PHILADELPHIA — Zach Wentz, the older brother of the Philadelphia Eagles’ beloved quarterback, once said that Carson carries this career observation behind closed doors: “No matter my age, how many years experience I have, I’m going to affect people’s lives.”
Nothing exemplified that more than Friday night, when the younger Wentz, after just 29 games in an Eagles uniform and just over two years after arriving from faraway North Dakota, drew at least 25,000 to the Phillies’ Citizens Bank Park for his AO1 Foundation’s inaugural charity softball game. Close to 30 of his teammates, including Super Bowl LII MVP Nick Foles, may have had a hand in the crowd, but just the sheer majority of No. 11 jerseys in the house made it clear: This was all for — and all about — Carson.
And if the event wasn’t an unofficial shade of Pulse Twin Cities, a recent Billy Graham-sized outreach near Wentz’s hometown Midwest, it reaffirmed not only that the Eagles quarterback has the platform to “affect people’s lives,” but that this 25-year-old man is devoted to affecting lives in a particular way.
Wentz has long been synonymous with his Christian faith, but unlike many in the NFL who proclaim similar God-is-No. 1 priorities, his journey has been lauded as much for his on-field MVP candidacy as his commitment to demonstrating that faith. He’s got Bible verses and “AO1” (short for “Audience of One,” or Wentz’s belief that Jesus is the only one for whom he’s really playing) tattooed on the arms and wrists that helped the Eagles get to the Super Bowl. He led a baptism at a team hotel. He keynoted the National Prayer Breakfast. He served underprivileged kids in Haiti. After his injury in 2017, he never gave Foles anything but support as the latter brought Philly its first Lombardi Trophy.
And on Friday, when tens of thousands might’ve flocked to Citizens Bank Park simply for the chance to see their Eagles hero up close, what they also got was confirmation of Wentz’s true mission.
Before drafting and overseeing Team Wentz on the diamond, cheering on Eagles owner Jeffrey Lurie in batting practice and crowning lineman Stefen Wisniewski — a former free-agent afterthought who now, in part thanks to Wentz, cites leading Super Bowl LII’s post-game prayer as his career peak — the night’s home-run derby champion, the third-year quarterback said he wants his ultimate legacy to be sharing God’s love.
“Politics and religion are kind of the two things that are very sensitive in the world,” he said. “But if you love something enough and you believe in something enough, you’re going to talk about it. That’s just kind of where I stand. I believe that one day, this is all fleeting, this whole world will be behind me, and I don’t want to regret a single minute of it.”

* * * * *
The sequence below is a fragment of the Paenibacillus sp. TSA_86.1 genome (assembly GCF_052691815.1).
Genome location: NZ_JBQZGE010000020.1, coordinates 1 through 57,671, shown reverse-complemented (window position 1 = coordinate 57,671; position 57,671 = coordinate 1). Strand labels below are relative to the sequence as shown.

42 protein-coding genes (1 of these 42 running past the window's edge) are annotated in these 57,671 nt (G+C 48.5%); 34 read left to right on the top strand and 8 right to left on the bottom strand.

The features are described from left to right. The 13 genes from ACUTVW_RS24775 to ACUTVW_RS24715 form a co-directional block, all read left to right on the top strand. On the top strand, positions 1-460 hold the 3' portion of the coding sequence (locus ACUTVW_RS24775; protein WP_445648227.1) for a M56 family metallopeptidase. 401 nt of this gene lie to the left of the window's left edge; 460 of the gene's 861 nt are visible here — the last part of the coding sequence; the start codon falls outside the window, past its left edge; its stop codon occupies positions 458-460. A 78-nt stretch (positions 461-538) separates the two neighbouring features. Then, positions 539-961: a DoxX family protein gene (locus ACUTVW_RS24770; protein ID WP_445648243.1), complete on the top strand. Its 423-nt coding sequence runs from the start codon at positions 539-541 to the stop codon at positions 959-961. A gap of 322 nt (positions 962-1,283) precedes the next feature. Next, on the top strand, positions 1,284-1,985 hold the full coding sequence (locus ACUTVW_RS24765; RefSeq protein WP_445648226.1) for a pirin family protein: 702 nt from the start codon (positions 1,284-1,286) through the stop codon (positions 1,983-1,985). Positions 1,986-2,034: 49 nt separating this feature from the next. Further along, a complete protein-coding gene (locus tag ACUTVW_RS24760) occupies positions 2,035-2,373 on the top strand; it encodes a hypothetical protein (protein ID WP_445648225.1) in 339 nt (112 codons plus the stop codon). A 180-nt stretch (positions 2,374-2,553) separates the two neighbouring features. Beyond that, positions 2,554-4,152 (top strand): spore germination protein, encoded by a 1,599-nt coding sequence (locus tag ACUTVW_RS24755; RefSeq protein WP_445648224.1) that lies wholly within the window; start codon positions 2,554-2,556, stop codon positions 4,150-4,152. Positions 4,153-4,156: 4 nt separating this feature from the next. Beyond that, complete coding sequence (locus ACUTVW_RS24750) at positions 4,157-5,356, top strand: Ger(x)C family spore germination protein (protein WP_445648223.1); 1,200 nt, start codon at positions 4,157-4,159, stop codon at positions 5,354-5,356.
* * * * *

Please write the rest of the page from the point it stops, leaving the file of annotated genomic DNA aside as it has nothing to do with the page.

— Cody Benjamin (@CodyJBenjamin) June 1, 2018
And after adding that he wants people to “see that someone in the spotlight with so-called fame isn’t afraid” to be bold in their faith, he gave the people just that with the third-inning unveiling of “Thy Kingdom Crumb,” a 25-foot food truck that will bring free food and “the gospel of Jesus Christ” to Philadelphia starting in the fall of 2018.
Friday night was certainly about fun. There’s really no other way to describe Super Bowl-winning football players attempting to own the softball field — 320-pound Halapoulivaati Vaitai losing his balance in the outfield, Jason Kelce tagging out Nick Foles in a rundown, Mack Hollins whipping out his “Backpack Kid” dance after homering, kicker Jake Elliott launching a bomb in the game’s first at-bat, wide receiver Bryce Treggs crashing into the outfield fence to steal someone else’s homer.
Much like Wentz, though, beneath its flashy plays, its many smiles and its title-winning talent, the softball game at its core was just another vessel in the young man’s mission to share something greater — something bigger than his game, his money and any level of appeal he has to a city so direly in love with what he does on the gridiron.
By night’s end, exactly a month after Wentz pledged up to $500,000 for the construction of a shelter and sports complex in Haiti, his foundation said it had raised more than $850,000 from the game.
That’s probably enough to affect some people’s lives.
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